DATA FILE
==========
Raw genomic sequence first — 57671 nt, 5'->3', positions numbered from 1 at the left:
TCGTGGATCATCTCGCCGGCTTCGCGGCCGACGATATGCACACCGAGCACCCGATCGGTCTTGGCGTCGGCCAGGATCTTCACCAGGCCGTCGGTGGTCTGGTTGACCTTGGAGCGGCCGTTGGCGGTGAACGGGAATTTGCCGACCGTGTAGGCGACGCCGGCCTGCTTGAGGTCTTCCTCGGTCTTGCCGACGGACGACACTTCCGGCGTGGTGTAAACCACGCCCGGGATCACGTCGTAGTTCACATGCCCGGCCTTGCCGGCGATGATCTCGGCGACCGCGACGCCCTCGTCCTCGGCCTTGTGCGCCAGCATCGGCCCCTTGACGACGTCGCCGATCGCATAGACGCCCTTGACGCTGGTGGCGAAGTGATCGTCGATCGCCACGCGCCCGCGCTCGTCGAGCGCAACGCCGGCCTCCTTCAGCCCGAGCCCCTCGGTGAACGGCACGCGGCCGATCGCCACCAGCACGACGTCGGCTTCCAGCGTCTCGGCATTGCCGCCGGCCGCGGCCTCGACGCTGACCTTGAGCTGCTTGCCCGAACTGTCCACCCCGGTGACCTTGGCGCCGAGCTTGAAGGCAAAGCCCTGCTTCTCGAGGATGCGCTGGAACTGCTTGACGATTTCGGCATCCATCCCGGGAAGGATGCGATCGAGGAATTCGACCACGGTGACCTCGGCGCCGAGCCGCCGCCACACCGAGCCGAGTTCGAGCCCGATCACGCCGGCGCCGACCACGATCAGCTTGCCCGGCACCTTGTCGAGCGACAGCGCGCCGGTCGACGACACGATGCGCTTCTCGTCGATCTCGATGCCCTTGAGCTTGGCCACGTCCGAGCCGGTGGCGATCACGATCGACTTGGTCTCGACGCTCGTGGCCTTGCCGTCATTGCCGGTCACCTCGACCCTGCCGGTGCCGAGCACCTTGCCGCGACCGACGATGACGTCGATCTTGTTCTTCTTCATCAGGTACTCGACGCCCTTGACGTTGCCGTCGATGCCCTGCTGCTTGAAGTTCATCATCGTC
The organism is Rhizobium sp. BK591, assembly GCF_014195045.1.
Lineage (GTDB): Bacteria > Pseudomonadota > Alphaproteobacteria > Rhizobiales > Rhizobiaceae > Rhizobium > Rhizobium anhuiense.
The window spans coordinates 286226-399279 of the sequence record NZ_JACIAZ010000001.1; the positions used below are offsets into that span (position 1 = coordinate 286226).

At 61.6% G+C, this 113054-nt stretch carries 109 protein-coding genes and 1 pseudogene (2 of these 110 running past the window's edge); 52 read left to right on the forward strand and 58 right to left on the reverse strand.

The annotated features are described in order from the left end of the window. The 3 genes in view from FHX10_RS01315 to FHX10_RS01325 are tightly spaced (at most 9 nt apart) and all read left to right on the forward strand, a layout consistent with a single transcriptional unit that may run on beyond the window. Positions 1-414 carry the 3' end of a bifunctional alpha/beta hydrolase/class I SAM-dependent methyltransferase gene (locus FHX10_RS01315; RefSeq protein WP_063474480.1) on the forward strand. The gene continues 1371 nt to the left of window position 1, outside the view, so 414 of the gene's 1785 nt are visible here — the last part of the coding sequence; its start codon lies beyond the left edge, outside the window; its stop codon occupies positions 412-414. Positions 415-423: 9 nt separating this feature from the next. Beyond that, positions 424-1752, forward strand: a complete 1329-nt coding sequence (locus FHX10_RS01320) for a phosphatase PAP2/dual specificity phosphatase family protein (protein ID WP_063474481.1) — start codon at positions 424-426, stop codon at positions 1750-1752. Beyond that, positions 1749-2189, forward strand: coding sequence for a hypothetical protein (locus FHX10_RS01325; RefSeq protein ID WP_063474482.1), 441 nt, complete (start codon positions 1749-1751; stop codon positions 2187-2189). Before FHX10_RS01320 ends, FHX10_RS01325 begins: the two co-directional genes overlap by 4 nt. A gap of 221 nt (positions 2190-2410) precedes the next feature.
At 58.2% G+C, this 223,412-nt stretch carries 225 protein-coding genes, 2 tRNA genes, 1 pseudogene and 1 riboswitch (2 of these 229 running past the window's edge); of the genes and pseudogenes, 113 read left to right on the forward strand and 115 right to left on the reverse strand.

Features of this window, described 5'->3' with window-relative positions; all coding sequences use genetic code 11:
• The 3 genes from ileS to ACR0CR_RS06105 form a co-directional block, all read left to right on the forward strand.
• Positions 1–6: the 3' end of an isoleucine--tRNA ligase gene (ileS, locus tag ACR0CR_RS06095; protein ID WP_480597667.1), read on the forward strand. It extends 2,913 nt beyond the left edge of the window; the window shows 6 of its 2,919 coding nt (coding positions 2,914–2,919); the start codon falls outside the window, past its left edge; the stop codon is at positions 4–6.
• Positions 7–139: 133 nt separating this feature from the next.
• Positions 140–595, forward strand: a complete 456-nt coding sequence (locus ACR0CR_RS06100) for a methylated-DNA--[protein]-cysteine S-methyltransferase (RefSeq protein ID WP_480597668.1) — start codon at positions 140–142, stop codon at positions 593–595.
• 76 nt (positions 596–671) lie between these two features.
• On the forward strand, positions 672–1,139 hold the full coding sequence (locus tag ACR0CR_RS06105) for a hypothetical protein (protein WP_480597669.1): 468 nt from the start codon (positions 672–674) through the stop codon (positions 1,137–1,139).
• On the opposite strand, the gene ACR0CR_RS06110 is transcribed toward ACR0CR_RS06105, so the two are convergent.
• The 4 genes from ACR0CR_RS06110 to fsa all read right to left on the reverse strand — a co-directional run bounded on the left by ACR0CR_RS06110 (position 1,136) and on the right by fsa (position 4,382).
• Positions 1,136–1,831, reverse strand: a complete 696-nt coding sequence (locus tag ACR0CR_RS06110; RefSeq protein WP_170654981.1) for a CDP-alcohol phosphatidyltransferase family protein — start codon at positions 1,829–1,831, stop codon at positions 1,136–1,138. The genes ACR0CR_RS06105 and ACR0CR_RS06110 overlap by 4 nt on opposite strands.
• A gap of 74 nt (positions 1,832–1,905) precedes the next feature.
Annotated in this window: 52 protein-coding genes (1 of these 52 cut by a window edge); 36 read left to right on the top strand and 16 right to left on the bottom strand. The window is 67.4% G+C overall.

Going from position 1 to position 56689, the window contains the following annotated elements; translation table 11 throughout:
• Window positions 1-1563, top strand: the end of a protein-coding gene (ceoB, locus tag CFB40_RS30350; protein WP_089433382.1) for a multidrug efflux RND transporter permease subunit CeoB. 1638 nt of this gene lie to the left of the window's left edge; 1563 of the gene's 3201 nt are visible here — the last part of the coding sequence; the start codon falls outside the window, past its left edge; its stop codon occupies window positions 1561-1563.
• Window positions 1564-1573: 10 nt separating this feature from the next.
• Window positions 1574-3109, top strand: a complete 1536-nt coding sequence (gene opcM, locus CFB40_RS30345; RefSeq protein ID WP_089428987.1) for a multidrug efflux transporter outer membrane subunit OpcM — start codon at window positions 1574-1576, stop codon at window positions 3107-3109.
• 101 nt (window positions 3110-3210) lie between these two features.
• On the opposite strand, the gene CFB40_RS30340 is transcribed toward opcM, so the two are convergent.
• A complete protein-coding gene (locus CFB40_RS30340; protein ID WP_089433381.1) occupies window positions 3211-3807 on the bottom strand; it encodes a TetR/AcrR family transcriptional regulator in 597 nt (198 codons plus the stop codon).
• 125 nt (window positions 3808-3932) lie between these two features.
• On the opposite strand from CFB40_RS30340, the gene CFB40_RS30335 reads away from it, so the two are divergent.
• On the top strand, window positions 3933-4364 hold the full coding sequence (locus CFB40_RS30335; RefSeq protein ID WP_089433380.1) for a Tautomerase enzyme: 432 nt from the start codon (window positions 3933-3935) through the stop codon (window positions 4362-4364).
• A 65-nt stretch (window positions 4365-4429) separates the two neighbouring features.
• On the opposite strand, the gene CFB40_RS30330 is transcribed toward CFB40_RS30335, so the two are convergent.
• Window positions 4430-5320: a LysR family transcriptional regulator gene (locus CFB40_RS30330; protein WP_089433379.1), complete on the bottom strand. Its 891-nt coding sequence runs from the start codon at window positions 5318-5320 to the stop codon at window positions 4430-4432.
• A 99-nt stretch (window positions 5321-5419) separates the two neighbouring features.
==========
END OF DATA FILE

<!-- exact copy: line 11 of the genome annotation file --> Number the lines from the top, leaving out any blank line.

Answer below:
• Positions 1–6: the 3' end of an isoleucine--tRNA ligase gene (ileS, locus tag ACR0CR_RS06095; protein ID WP_480597667.1), read on the forward strand. It extends 2,913 nt beyond the left edge of the window; the window shows 6 of its 2,919 coding nt (coding positions 2,914–2,919); the start codon falls outside the window, past its left edge; the stop codon is at positions 4–6.